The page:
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I think a guitar set up is an ongoing process.

 

There is the major set up when you first get a new guitar and might have to give the truss rod a tweak, lower the saddle, try different strings etc ... but then its about maintainig your ideal guitar set up, which might involved truss rod tweaks mainly, but its sort of an ongoing process in my mind.

 

As for set up every six months that is something that I do as i can do it myself. I do it on all my guitars, not only my Gibsons.Some places go through more change thank others and it allows for me to keep tha action consistent. A newer guitar will also change alot more than an older one.

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I am not typically a defender of all things Gibson, but if the only issue with this instrument is a sloppy saddle, your reaction seems a bit over the top re "crap workmanship." Considering all the serious stuff that can go wrong, it sounds like you've got a very good one overall. Warranties are meant for such problems, and in all likelihood Gibson would have made it right if you'd gone to an authorized repair person. True, this may not always be convenient, but it would represent a rather small bump in the road for a guitar with keeper potential, imho.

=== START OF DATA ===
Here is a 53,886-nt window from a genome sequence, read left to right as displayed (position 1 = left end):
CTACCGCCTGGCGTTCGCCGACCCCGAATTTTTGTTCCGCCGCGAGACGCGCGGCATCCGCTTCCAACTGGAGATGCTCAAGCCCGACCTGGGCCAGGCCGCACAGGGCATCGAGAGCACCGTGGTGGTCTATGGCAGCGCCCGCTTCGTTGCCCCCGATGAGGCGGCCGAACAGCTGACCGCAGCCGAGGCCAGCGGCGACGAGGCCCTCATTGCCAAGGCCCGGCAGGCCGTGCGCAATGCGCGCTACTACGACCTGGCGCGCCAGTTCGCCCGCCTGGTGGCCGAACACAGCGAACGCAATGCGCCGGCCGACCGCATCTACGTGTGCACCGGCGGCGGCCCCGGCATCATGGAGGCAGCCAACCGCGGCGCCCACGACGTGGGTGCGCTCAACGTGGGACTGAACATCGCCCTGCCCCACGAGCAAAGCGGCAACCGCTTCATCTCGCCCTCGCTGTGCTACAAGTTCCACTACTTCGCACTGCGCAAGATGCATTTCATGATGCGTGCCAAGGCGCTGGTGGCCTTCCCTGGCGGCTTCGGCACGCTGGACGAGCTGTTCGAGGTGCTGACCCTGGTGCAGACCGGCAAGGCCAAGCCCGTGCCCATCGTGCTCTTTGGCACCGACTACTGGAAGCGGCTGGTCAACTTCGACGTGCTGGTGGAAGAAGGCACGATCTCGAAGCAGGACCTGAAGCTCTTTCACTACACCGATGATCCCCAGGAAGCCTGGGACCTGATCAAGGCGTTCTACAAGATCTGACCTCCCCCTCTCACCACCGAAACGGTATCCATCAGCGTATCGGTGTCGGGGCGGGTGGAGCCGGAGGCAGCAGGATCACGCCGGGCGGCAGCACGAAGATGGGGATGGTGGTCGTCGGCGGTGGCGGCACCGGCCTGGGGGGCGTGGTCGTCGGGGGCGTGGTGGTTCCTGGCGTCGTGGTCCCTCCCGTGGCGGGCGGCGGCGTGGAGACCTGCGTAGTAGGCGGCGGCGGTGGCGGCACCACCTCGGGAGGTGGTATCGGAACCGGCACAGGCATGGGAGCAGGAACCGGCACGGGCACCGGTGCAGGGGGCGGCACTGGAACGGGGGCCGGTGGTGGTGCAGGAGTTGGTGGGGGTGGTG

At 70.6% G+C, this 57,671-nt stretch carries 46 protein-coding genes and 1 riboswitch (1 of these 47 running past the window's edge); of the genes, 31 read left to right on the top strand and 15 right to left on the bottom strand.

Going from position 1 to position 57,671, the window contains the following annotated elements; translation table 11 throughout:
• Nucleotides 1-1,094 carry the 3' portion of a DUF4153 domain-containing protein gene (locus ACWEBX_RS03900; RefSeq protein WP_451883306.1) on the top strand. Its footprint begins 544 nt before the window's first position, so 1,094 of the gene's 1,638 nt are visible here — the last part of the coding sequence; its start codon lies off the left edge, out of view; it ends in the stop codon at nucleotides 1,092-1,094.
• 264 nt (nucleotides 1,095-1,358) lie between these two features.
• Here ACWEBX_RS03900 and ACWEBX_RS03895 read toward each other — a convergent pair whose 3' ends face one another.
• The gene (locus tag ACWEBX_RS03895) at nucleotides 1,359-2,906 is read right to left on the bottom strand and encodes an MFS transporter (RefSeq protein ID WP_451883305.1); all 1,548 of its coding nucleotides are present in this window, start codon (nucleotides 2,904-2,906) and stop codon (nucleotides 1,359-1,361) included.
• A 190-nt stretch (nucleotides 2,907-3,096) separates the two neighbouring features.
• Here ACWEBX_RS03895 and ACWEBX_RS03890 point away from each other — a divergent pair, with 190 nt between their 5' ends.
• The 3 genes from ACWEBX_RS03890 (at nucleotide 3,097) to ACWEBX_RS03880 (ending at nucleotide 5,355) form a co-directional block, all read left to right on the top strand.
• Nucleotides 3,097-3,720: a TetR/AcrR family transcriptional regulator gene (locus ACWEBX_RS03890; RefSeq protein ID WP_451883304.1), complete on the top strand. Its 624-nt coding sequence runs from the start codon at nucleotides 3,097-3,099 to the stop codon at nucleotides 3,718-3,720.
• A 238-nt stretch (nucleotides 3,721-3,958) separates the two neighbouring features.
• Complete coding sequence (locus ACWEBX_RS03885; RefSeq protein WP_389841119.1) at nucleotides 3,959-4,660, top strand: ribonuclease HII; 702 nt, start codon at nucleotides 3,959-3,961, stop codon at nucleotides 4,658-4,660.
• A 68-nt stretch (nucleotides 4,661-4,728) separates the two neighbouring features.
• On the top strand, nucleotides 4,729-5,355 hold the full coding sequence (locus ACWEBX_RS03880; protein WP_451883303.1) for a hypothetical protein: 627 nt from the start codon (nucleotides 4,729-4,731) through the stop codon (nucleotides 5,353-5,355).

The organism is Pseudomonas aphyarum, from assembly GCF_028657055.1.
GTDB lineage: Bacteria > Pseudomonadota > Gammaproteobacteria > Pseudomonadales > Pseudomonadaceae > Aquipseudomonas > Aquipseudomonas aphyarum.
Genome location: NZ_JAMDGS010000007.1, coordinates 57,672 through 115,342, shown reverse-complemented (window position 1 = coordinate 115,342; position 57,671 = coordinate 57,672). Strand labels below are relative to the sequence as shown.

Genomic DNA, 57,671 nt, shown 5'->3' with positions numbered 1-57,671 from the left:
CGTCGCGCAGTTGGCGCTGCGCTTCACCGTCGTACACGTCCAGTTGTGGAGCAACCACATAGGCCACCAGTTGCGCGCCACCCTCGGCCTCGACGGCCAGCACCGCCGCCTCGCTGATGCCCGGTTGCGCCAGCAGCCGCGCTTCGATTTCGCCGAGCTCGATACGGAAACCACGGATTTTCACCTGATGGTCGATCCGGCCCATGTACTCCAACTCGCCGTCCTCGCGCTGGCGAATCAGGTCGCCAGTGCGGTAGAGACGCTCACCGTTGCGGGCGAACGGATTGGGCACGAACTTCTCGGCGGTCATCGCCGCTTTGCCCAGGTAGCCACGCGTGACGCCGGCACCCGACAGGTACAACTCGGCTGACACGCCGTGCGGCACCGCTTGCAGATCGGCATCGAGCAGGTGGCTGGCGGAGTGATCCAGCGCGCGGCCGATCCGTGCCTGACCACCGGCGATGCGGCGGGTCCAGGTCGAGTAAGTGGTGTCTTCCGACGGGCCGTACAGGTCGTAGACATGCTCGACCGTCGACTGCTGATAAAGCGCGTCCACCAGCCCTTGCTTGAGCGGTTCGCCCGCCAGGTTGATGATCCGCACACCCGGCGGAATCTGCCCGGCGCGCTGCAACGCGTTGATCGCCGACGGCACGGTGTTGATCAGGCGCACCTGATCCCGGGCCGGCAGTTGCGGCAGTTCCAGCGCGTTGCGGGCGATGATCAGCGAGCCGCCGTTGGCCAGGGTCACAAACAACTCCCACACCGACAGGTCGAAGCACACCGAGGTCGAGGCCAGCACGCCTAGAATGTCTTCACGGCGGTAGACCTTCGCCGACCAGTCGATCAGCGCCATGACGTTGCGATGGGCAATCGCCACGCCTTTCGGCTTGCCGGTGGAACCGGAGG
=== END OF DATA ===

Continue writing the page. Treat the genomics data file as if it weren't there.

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I am not typically a defender of all things Gibson ....

 

That's where I'm at. A situation like this isn't out of the realm of possibilities, but I have a question. In post #7 I asked "What's the date encoded in the guitar's serial number?" - I'm wondering how long it was sitting between serialization and sale. If it was in a shop or a system like Guitar Center, the longer it's on the shelf, the higher the probability of after factory monkeying around - like an improperly done string change, or an ill advised saddle change etc. I've seen Gibson guitars in shops that were more than one or two years old and still new stock. While a bad saddle installation can certainly occur, I find it very odd that the wrong sized saddle was installed at the Gibson Montana facility (although, that could have happened too). I'd like to see adamjs69 post back, but I understand if he doesn't.